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Despite some late heroics, the Raptors lose to the Bucks in overtime, 122-119

Despite a ludicrous late dunk from Jonas Valanciunas, the Raptors could not overcome the Bucks’ hot shooting, losing 122-119 in overtime.

NBA: Milwaukee Bucks at Toronto Raptors John E. Sokolowski-USA TODAY Sports

Halfway through the third quarter I started hearing some laments from Matt Devlin and Jack Armstrong that I don’t quite agree with. Matt and Jack were evoking the Raptors Boxing Day game against the Dallas Mavericks, a game in which a sluggish Raptors team hit the court still full of turkey and got sonned by J.J. Barea. They described tonight’s game against the Bucks as a “hangover game” for the Raptors, especially highlighting what they believed to be a lack of effort defensively.

This, in my humble opinion, wasn’t actually a hangover game for the Raptors defense. I know it might have felt like it was, what with the Bucks scoring roughly a billion points through three quarters and all, but it wasn’t. The Bucks aren’t a good shooting team. They’re 26th in the league in three-point percentage. I don’t think the Raptors necessarily gave up too many open shots outside of a brief stretch to close the second quarter.

Fittingly, the two shots that ended up sinking the Raptors tonight were tightly contested: a wild three by Jason Terry, and a closely guarded Giannis Antetokounmpo fadeaway. The Bucks simply couldn’t miss tonight.

On offense though? Yeah, on that end the effects of some of those All-Star break tequilas might have been felt.

Initially, it seemed like the extended break might not have an effect. Serge Ibaka’s play after extended breaks has often been lauded and he did indeed come out hot tonight. Ibaka scored from all levels — he notably banked in a 3 and brought some nice work from the midrange and interior to go along with it. OG Anunoby looked to have a handle on Giannis Antetokounmpo to start, limiting him to just two points in the first quarter. The ball movement was crisp, the Raptors had eight assists and only two turnovers through the opening frame.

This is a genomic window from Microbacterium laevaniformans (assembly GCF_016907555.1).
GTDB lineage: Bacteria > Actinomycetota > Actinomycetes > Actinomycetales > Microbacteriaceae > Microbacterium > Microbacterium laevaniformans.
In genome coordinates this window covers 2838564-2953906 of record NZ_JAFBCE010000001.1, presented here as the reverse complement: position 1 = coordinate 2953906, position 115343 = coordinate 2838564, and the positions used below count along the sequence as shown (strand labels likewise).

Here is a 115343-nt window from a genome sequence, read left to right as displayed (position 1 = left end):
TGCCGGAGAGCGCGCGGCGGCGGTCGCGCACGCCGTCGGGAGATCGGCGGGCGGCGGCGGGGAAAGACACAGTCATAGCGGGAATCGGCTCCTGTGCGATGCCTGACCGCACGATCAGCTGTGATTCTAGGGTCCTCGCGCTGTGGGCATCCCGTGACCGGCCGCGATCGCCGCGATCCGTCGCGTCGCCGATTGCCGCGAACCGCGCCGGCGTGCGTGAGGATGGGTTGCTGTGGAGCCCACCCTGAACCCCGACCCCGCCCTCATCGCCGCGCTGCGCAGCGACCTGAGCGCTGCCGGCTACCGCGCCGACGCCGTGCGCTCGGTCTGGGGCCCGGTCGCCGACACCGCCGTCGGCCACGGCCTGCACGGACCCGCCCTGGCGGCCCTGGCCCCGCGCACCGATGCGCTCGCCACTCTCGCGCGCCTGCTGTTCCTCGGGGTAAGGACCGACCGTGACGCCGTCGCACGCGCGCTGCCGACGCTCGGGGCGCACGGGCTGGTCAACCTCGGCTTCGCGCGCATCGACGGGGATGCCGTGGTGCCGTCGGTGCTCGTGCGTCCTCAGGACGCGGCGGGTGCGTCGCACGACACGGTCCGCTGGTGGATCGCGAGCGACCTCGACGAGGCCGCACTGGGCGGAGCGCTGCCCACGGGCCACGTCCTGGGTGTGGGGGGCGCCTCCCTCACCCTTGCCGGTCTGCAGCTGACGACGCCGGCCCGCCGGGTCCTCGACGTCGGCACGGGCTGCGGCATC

Then in the second the aforementioned ludicrous shotmaking from the Bucks began to take effect. I thought the Raptors’ bench played exceptional defense to begin the frame, highlighted by an awesome possession where Pascal Siakam stoned Giannis in the post and forced a shot clock violation. It didn’t really matter. Thon Maker and washed-ass Jason Terry continued their Raptor killing streak. The Bucks perimeter players could, quite literally, not miss. When the starters came back in the lead the Raptors had built in the first had vanished, and without the momentum their effort began to wane. A brief stretch of lazy transition defense paired with the continued ridiculous accuracy from deep for the Bucks would dig the Raptors into a hole. DeMar DeRozan fouled Khris Middleton on a 3-point shot, which Middleton of course banked in for the and-one (plus a technical foul on DeRozan) to conclude the half, leaving the Raps stuck eight.

The third began much the same. Eric Bledsoe found himself open consistently and the Bucks started to attack the rim more aggressively, with Jabari Parker throwing down some assertive dunks. The Raptors found their way to the rim consistently as well, as they finally started getting Jonas Valanciunas more involved. The teams traded blows, but the Bucks lead remained steady entering the fourth.

That was where the split nature of the Raptors’ hangover was most apparent. The Raptors locked in on defense, and Bucks shooters stopped getting open looks. If the Bucks got to the rim they were turned back by the Raptors rim protector — including a startling block by Jakob Poeltl on Giannis. The Bucks were limited to shots in the midrange and most of those shots were heavily contested. The Raptors were sensational defensively down the stretch, allowing the Bucks to score just 14 points in the fourth.

Were it not for their inability to make a jumpshot it wouldn’t have gone to OT. The Raptors only made one field goal from outside the paint in the 4th quarter, a rushed midranger from Pascal Siakam toward the back end of the shot clock. To make up for that they were relentless attacking the rim. Siakam was especially notable in that respect, he was fearless on his drives and relentless in his cuts, scoring 10 points in the 4th. But he also missed his only 3-point shot in the frame, part of a collective 0-for-6 from beyond the arc in the quarter.

Of course, we need to talk about how the 4th ended. After failing to secure a crucial defensive rebound Jonas Valanciunas completely and utterly redeemed himself. The Raptors attempted to run a quick hitting handoff play for C.J. Miles but the Bucks sniffed it out and blew it up. Valanciunas improvised, turned and went right to the rim, throwing down a monstrous dunk over John Henson through heavy contact.

Fired up, the Raps came out strong to start OT, Kyle Lowry nailed a 3, Serge Ibaka hit a turnaround jumper and Jonas gave an encore performance, throwing down on Henson with aplomb once again. Then the offense fizzled. Some late clock 3s were all the Raptors were able to generate. On the other end the Bucks resumed their nonsense shotmaking. Like that, anticlimactically, the game was over. The heroics were ultimately wasted.

This, in my opinion, was not a night that was particularly telling as to the strength of these respective teams. This was a shotmaking night, one team made all their shots, the other missed all of theirs. Sometimes that happens.